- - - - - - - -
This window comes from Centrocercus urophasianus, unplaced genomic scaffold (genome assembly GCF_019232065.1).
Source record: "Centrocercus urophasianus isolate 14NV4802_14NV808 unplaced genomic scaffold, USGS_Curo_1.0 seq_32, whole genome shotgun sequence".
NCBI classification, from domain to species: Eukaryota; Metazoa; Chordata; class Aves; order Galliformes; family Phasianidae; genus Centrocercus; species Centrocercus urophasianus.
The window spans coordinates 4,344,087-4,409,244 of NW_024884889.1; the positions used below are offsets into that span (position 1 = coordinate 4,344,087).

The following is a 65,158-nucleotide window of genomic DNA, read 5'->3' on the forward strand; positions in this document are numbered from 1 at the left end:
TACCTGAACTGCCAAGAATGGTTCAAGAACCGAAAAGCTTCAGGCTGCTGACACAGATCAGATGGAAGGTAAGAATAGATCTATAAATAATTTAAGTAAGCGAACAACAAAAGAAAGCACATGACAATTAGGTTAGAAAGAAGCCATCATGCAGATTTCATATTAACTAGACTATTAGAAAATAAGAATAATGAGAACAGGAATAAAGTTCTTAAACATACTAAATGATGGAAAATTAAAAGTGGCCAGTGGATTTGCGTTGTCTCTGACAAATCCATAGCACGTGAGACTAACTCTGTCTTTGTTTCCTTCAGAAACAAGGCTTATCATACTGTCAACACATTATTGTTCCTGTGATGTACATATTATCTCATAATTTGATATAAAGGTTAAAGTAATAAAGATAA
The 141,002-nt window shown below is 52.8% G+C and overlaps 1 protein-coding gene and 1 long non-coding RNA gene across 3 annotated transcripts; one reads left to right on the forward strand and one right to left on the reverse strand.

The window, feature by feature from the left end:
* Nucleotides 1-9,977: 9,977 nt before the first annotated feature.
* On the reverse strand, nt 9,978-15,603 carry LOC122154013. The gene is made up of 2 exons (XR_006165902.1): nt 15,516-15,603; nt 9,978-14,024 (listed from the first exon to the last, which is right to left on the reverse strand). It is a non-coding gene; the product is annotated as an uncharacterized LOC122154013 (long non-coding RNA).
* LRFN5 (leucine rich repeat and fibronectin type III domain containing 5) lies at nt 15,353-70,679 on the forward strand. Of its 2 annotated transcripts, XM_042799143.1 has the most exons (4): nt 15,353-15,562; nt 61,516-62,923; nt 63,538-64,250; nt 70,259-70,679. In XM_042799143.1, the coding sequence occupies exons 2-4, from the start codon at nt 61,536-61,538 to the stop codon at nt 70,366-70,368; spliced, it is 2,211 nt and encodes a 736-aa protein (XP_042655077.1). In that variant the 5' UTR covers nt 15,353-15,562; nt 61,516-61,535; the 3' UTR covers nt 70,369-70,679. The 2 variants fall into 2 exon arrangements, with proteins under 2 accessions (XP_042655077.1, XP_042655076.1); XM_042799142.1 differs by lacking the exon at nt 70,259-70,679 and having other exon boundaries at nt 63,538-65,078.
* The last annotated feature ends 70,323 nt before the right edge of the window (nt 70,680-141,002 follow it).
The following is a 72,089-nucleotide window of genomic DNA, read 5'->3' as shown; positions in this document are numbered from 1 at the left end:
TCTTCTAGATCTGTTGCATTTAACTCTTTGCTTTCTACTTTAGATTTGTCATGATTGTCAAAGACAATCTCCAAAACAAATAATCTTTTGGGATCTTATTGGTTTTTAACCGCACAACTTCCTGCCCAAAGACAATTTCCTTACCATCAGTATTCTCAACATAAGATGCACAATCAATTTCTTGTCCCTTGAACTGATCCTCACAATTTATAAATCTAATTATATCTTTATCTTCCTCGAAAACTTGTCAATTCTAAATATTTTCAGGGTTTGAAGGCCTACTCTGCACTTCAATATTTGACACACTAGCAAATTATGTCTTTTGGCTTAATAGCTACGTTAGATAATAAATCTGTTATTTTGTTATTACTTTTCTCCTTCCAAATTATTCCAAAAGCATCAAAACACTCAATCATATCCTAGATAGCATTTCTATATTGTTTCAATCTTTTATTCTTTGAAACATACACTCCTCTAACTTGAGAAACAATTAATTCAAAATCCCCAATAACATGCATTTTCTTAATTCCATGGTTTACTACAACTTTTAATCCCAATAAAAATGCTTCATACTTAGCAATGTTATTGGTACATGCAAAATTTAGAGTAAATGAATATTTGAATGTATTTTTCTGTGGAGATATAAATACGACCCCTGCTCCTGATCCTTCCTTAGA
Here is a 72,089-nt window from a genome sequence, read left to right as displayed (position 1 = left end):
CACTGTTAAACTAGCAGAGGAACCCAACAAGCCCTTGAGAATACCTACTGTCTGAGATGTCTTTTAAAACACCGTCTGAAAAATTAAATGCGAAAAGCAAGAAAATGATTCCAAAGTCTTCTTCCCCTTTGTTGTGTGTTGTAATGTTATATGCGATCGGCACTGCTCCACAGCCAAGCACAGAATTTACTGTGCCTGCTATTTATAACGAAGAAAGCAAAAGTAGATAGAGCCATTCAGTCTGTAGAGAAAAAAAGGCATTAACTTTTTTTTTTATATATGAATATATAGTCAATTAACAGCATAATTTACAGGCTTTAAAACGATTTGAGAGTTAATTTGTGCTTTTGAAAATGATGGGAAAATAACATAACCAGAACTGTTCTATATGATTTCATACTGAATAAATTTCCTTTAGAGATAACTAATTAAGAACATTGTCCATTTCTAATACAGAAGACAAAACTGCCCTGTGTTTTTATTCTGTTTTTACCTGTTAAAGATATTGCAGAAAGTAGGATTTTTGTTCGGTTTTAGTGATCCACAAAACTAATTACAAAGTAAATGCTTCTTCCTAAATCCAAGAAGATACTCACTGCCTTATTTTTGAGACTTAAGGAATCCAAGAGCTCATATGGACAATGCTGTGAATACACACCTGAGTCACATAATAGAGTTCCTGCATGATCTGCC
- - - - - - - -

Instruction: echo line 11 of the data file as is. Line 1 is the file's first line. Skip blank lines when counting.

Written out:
* LRFN5 (leucine rich repeat and fibronectin type III domain containing 5) lies at nt 15,353-70,679 on the forward strand. Of its 2 annotated transcripts, XM_042799143.1 has the most exons (4): nt 15,353-15,562; nt 61,516-62,923; nt 63,538-64,250; nt 70,259-70,679. In XM_042799143.1, the coding sequence occupies exons 2-4, from the start codon at nt 61,536-61,538 to the stop codon at nt 70,366-70,368; spliced, it is 2,211 nt and encodes a 736-aa protein (XP_042655077.1). In that variant the 5' UTR covers nt 15,353-15,562; nt 61,516-61,535; the 3' UTR covers nt 70,369-70,679. The 2 variants fall into 2 exon arrangements, with proteins under 2 accessions (XP_042655077.1, XP_042655076.1); XM_042799142.1 differs by lacking the exon at nt 70,259-70,679 and having other exon boundaries at nt 63,538-65,078.